Over the weekend, SpaceX completed final preparations for the Starship reusable space launch system and its Super Heavy first stage, readying them for their historic first flight test. On Saturday, a flight cancellation system was installed on them again, which will work if the rocket deviates from the intended course. Then, on Sunday, the company conducted a final launch readiness check, giving the go-ahead.

However, despite careful preparation, there are still some factors that can affect the launch. SpaceX said that while weather conditions at the launch site appear favorable, there are concerns about wind shear in the upper atmosphere. Wind shear occurs when the wind changes direction and speed at different levels of the atmosphere, and if severe enough, can cause structural damage to the rocket.

In addition to weather challenges, this is the first attempt to launch a superheavy first stage, and it’s also the first time the Starship booster will fly in a combined configuration. The combined rocket has a total of 39 Raptor rocket engines, each of which will be carefully monitored before launch. Even a slight anomaly in temperature, pressure, or any other variable detected by one of the thousands of sensors can cause the launch attempt to be aborted.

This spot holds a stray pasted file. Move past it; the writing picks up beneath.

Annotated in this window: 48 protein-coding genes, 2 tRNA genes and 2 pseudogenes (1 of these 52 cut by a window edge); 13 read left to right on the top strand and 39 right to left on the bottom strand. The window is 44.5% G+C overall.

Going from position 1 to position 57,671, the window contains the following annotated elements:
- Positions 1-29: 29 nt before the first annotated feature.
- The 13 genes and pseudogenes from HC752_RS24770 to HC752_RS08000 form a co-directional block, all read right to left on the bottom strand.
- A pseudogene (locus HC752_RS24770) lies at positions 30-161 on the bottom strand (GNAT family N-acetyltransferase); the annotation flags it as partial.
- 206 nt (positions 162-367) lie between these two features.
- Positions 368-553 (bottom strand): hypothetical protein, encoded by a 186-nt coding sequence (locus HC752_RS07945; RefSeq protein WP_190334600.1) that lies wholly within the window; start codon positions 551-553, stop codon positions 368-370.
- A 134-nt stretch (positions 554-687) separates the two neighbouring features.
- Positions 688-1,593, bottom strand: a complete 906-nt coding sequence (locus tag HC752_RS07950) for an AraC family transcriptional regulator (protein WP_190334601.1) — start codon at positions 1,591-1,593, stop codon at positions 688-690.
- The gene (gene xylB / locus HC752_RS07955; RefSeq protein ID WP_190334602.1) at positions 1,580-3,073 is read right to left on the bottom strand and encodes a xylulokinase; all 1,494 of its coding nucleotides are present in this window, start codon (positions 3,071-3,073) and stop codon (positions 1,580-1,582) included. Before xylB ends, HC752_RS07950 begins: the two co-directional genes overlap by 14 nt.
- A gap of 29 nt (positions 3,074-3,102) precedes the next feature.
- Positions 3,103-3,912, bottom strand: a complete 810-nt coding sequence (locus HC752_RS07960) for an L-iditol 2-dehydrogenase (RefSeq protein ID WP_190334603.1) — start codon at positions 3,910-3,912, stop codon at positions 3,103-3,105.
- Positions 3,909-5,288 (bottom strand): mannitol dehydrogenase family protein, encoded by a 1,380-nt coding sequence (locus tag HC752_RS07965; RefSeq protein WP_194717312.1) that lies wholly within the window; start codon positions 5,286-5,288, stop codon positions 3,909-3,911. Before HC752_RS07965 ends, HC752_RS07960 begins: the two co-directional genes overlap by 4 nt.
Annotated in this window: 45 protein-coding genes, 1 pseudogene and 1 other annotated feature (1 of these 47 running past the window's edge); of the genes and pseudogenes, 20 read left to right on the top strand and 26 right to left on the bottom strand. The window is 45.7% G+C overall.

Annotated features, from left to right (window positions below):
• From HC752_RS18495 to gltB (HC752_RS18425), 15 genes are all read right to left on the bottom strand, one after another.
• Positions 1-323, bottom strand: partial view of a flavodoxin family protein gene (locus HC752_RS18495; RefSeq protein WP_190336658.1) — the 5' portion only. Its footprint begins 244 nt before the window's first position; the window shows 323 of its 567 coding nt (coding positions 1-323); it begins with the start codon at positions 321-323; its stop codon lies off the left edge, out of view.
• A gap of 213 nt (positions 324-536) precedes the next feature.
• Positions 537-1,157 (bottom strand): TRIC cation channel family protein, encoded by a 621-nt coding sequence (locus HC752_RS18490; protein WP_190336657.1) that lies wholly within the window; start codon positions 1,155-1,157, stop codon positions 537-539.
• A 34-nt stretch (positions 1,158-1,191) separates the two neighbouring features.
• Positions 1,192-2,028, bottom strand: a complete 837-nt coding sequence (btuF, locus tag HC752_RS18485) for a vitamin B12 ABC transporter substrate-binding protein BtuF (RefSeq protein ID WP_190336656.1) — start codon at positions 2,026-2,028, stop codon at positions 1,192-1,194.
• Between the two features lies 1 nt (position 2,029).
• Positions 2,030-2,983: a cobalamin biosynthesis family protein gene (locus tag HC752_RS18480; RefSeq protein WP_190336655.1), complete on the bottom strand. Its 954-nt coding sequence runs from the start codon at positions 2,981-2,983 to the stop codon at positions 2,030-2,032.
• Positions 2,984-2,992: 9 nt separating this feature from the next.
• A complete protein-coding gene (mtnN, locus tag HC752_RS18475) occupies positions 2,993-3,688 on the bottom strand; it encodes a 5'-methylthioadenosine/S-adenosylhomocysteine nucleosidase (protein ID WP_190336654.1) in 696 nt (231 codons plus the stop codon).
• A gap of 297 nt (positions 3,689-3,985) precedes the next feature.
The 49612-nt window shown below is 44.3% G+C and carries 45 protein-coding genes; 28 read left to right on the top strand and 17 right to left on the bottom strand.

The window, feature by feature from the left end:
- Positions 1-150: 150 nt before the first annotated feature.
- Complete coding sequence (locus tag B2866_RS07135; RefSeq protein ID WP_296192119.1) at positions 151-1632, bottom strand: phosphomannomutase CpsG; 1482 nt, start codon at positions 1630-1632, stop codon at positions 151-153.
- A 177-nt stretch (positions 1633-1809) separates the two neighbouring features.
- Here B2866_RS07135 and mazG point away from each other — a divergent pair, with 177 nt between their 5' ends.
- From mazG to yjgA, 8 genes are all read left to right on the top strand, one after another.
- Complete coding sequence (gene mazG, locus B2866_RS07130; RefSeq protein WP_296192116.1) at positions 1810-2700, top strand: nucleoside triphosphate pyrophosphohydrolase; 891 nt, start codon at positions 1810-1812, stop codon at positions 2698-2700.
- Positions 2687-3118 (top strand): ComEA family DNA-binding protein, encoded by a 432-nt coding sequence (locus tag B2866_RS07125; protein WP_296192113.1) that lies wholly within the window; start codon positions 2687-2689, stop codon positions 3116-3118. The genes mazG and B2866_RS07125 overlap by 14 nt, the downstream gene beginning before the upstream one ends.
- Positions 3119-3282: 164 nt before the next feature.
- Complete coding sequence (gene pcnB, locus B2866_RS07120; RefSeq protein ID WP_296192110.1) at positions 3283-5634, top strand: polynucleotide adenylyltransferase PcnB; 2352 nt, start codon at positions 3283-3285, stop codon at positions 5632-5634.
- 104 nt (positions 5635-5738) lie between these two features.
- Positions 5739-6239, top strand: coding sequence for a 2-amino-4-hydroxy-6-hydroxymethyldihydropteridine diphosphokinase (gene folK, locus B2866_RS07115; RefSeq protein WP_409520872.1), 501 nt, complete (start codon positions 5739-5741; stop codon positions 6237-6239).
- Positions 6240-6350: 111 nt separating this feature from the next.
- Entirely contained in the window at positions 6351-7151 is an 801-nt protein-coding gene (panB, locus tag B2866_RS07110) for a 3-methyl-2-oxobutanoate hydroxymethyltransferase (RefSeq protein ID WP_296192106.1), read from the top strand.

Despite numerous fueling and static tests, this launch system is still brand new. As a result, the probability of successfully reaching T-0 and taking off within the 90-minute launch window is estimated today to be 50% or less, assuming favorable weather conditions.

If the rocket does take off, it will be an amazing sight. No human had ever seen a rocket of such power and with so many first-stage engines in action.

To witness this historic event, you can watch the webcast of SpaceX’s launch attempt, which is expected to begin approximately 45 minutes before launch today, April 17, at 3:15 p.m. ET.